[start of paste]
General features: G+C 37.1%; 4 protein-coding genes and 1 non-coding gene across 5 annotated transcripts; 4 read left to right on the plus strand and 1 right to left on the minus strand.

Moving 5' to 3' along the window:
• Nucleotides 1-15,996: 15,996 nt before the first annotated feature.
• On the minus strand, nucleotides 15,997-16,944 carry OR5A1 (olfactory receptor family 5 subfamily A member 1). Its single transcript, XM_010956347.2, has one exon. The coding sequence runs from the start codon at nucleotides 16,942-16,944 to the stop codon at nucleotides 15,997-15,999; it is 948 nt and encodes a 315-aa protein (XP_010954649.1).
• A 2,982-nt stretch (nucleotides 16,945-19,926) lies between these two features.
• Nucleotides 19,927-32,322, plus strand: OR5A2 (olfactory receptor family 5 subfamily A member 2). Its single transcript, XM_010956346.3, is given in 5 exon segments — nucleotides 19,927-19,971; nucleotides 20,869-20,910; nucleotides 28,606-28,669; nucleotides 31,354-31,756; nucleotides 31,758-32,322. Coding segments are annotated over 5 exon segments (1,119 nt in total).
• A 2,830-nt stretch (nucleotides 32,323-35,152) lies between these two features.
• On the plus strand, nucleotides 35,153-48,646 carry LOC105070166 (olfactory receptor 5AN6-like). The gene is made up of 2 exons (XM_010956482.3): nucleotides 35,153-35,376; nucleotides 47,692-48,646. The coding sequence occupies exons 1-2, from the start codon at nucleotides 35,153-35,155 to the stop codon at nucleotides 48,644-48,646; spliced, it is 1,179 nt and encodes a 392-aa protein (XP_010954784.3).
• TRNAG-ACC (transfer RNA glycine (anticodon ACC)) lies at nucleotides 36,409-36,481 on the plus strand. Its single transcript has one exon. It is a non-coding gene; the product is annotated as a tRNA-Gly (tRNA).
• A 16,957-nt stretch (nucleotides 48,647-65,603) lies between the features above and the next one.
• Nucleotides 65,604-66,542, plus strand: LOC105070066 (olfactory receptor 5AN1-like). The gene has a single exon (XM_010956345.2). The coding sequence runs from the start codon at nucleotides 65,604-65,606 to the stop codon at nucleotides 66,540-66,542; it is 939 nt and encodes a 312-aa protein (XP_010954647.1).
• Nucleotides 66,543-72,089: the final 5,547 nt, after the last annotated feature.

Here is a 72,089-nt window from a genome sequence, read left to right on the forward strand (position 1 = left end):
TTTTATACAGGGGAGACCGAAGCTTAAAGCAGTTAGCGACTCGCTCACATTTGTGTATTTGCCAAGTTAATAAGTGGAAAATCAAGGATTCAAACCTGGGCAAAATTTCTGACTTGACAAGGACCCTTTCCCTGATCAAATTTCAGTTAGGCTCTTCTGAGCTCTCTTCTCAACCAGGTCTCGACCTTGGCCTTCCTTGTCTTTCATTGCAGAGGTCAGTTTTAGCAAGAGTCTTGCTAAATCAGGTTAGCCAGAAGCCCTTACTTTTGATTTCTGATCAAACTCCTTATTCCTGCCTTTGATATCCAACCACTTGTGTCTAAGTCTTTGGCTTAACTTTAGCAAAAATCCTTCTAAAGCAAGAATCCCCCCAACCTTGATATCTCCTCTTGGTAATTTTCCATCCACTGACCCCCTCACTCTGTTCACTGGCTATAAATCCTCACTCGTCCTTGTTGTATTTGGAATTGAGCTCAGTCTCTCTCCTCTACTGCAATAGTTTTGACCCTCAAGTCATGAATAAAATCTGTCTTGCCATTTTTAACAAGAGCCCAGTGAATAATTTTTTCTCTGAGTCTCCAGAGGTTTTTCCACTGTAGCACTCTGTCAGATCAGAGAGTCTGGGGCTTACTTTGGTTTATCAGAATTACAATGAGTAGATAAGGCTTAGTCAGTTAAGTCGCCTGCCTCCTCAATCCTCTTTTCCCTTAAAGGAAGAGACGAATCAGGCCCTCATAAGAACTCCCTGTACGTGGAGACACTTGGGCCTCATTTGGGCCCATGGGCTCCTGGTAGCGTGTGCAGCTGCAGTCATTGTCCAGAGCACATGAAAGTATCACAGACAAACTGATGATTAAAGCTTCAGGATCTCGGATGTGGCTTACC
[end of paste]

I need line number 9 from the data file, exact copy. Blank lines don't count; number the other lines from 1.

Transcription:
• TRNAG-ACC (transfer RNA glycine (anticodon ACC)) lies at nucleotides 36,409-36,481 on the plus strand. Its single transcript has one exon. It is a non-coding gene; the product is annotated as a tRNA-Gly (tRNA).